SE-0220: count(where:)

+1

This would be a minimal, but worthwhile inclusion to the stdlib that will benefit a large number of developers.

Yes, I've wanted this addition for a while since this is a frequent enough operation and the lack of it has been rather annoying. (I tend to go with the .reduce route in my own code to avoid creating the intermediate array)

This kind of additive change matches other similar types of proposals.

Read through the proposal and kept up with the associated pitch. The API is clean and easy/intuitive to find. This inclusion will definitely simplify some of my own projects.

1 Like

What is your evaluation of the proposal?
+1

Is the problem being addressed significant enough to warrant a change to Swift?
Yes

Does this proposal fit well with the feel and direction of Swift?
Yes

If you have used other languages or libraries with a similar feature, how do you feel that this proposal compares to those?
Yes. It is as straightforward/efficient as I've seen.

How much effort did you put into your review? A glance, a quick reading, or an in-depth study?
I read the proposal and have followed discussion here and there.

let review = [
    "What is your evaluation of the proposal?":
    """
    ✅ This is a useful building-block operation that I \
       frequently have to write myself. It should absolutely \
       be a part of the standard library.
    """,
    
    "Is the problem being addressed significant enough to warrant a change to Swift?":
    """
    ✅ As the proposal describes, the naive approach \
       is needlessly inefficient and can be unclear \
       at the point of use.
    """,
    
    "Does this proposal fit well with the feel and direction of Swift?":
    """
    ✅ The naming is intuitive and matches other `Sequence` \
       operations, such as `first(where:)` and `lastIndex(where:)`.
    """,
    
    "If you have used other languages or libraries with a similar feature, how do you feel that this proposal compares to those?":
    """
    ✅ It matches the power & expressiveness of Ruby's `count`, \
       which is the closest parallel that I've used.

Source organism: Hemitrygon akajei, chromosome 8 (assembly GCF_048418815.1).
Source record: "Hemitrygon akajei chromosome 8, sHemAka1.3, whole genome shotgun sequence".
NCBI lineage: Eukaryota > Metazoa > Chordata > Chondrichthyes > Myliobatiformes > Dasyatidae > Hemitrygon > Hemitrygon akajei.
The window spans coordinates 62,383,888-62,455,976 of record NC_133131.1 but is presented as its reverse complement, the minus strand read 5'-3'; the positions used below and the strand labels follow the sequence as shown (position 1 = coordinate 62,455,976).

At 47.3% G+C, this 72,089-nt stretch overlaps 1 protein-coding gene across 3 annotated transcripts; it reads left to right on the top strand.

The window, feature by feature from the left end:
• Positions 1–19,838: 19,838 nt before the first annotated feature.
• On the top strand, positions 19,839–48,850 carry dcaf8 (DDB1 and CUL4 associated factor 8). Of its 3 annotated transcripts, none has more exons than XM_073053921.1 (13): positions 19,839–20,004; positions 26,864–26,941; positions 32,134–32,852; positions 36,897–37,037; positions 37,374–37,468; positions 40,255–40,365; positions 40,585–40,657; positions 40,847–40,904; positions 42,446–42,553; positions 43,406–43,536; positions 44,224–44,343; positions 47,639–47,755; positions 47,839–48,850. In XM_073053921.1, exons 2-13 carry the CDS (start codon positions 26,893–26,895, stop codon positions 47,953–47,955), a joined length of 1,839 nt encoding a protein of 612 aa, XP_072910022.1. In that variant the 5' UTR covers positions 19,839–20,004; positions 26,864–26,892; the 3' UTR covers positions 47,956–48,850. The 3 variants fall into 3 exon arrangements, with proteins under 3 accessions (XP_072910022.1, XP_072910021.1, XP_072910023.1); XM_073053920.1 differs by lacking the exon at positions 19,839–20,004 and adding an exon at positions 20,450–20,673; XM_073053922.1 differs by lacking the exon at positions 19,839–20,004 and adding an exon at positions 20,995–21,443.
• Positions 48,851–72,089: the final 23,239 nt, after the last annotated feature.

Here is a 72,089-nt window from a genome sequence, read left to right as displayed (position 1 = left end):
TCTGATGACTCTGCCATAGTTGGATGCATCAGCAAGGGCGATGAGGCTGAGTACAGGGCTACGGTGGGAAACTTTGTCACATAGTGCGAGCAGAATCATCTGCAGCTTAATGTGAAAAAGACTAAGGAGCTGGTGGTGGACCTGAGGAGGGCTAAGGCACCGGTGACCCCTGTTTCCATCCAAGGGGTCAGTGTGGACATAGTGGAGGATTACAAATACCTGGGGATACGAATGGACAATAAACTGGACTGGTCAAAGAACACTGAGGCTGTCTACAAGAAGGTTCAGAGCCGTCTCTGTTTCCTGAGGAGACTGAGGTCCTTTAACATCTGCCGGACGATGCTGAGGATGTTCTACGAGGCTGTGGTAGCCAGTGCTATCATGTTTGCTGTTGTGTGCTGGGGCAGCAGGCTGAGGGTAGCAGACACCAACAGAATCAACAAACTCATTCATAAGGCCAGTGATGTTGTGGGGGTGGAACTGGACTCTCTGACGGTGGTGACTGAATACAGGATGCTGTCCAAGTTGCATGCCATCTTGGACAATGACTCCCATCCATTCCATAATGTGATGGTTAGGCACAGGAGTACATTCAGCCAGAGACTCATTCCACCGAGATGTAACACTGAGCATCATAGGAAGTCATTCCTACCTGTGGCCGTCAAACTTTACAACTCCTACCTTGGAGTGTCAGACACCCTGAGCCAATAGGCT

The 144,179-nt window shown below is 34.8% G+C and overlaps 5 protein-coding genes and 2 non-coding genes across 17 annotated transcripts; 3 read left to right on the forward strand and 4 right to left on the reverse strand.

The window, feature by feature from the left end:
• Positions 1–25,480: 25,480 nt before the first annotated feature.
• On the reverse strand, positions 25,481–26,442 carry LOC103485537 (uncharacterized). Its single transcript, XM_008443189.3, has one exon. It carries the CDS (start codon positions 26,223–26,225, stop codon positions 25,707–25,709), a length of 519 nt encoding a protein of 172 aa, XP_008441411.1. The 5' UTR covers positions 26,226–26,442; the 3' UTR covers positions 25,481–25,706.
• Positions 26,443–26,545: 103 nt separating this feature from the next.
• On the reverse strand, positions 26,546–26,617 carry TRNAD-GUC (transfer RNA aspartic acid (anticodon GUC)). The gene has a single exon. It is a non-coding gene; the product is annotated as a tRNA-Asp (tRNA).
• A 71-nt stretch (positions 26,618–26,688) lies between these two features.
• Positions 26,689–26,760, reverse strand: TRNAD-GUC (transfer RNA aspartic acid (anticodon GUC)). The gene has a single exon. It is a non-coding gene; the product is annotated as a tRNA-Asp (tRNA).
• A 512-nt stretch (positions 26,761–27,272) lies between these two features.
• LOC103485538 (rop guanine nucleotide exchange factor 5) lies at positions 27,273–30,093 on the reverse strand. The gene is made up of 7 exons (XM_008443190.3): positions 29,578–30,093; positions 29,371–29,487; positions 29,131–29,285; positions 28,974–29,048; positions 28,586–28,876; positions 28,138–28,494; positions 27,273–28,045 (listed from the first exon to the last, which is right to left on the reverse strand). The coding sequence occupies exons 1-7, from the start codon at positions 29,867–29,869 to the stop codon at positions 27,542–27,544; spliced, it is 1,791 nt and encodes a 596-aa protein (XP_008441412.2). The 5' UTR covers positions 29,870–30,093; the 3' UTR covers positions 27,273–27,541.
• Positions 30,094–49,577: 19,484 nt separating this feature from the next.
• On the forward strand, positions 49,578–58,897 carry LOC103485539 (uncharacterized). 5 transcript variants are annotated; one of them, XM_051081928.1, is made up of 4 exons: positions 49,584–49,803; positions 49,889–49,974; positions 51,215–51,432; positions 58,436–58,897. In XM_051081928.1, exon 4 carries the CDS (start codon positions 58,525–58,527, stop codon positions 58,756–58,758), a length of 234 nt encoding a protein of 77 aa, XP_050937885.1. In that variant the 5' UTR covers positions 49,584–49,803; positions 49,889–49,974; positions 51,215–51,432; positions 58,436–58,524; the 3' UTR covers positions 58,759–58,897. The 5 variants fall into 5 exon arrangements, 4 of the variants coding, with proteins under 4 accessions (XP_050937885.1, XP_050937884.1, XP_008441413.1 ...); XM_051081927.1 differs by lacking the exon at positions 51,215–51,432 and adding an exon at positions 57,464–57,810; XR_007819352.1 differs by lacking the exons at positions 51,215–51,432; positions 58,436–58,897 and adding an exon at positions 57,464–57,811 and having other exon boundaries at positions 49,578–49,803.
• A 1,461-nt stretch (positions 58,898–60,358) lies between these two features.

"""
]
let score = review.values.count(where: { $0.contains("✅") })
31 Likes

This proposal seems like a worthwhile and useful change to Swift. It seems like it could be useful in a wide variety of situations, including ones relevant to my own development work. Furthermore, this change simplifies syntax, expanding upon the existing ideas of the language. I gave the proposal a thorough read-through.

+1. The count(where:) method is fairly straight-forward to write yourself but in my experience people often don't identify that their filter + count approach is sub-optimal (both in readability and efficiency). Many codebases will benefit from this addition to the standard library.

I'd also like to see the addition of count(of:) which the proposal briefly mentions – it's certainly not as widely applicable as count(where:), but I've had use cases for it. count(of: x) is a lot more readable than count(where: { $0 == x }) and it would fit well in the standard library alongside the Equatable counterparts of firstIndex(where:), contains(where:), split(whereSeparator:), etc.

3 Likes

I thought we already had this in the standard library so that itself is enough for me to be +1 on this

1 Like

+1. I don't have much to add beyond what other folks have already said. This is a worthwhile addition, and the proposal illustrates incredibly well how trying to piece this together with existing constructs leads to either less readable or less efficient code. That's evidence enough that count(where:) should be among the fundamental building blocks that sequences/collections in stdlib should provide.